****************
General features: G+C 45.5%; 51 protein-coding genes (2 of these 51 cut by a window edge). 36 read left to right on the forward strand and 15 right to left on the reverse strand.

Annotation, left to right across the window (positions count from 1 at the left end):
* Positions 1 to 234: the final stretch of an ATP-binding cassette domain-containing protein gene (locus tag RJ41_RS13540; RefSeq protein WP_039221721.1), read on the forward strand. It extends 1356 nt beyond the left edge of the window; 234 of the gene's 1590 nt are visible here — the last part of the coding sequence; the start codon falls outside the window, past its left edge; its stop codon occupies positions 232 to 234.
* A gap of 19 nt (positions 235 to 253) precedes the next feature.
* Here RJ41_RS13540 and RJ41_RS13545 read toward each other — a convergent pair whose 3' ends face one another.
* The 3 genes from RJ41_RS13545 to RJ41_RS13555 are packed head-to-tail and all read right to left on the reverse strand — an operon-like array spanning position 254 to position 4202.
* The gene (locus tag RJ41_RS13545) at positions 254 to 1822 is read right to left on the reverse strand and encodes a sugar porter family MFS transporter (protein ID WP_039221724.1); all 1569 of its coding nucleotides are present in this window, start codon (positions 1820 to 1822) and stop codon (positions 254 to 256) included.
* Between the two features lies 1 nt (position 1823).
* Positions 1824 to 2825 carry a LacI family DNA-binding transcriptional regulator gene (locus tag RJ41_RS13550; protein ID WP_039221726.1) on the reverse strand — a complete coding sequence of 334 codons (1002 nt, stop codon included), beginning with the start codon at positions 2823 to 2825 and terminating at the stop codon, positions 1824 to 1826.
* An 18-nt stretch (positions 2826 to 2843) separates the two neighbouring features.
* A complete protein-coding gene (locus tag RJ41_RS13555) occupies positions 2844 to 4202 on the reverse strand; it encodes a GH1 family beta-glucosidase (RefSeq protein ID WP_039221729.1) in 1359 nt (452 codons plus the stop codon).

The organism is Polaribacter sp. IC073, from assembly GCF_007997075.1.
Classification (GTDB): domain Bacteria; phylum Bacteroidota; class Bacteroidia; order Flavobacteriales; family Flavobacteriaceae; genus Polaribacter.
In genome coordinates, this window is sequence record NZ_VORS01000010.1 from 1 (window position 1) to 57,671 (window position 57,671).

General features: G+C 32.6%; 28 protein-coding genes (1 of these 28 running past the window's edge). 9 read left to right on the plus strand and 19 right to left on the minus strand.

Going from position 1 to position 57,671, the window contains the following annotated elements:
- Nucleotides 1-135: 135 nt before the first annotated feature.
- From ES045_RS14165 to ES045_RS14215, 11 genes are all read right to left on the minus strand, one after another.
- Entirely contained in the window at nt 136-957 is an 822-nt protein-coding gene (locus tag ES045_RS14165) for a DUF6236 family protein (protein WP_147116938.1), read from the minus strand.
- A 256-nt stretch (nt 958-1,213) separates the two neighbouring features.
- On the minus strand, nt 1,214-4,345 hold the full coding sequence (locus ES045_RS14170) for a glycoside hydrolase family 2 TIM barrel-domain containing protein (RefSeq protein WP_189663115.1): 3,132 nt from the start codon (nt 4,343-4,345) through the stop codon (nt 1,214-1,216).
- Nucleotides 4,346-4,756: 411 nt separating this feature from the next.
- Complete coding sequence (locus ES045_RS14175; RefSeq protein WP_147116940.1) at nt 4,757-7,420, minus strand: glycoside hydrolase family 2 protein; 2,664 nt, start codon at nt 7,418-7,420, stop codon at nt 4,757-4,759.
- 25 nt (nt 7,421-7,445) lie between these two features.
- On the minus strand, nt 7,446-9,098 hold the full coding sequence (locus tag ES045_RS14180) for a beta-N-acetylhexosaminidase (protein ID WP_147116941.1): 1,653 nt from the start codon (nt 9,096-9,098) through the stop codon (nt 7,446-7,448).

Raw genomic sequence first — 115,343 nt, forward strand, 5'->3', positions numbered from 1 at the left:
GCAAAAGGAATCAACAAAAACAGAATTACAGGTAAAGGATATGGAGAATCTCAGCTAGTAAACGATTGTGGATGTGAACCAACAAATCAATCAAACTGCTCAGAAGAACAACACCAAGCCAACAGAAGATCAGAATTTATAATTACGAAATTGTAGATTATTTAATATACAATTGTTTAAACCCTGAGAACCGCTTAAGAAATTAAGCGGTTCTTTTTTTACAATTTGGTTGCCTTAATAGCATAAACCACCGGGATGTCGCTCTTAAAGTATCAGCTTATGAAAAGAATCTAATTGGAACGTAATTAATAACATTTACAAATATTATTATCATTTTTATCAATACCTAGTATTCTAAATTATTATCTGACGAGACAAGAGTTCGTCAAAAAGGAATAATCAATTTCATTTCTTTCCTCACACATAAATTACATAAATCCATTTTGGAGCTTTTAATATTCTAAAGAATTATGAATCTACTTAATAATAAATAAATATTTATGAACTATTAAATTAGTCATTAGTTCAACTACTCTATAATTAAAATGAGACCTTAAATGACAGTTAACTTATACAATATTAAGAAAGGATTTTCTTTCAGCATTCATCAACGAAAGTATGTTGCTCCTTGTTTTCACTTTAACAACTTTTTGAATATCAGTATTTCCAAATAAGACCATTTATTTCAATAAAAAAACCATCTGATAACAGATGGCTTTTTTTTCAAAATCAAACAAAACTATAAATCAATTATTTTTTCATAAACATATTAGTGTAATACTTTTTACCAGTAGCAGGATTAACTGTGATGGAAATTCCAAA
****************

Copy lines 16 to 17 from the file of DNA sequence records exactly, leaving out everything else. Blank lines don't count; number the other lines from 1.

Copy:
Going from position 1 to position 57,671, the window contains the following annotated elements:
- Nucleotides 1-135: 135 nt before the first annotated feature.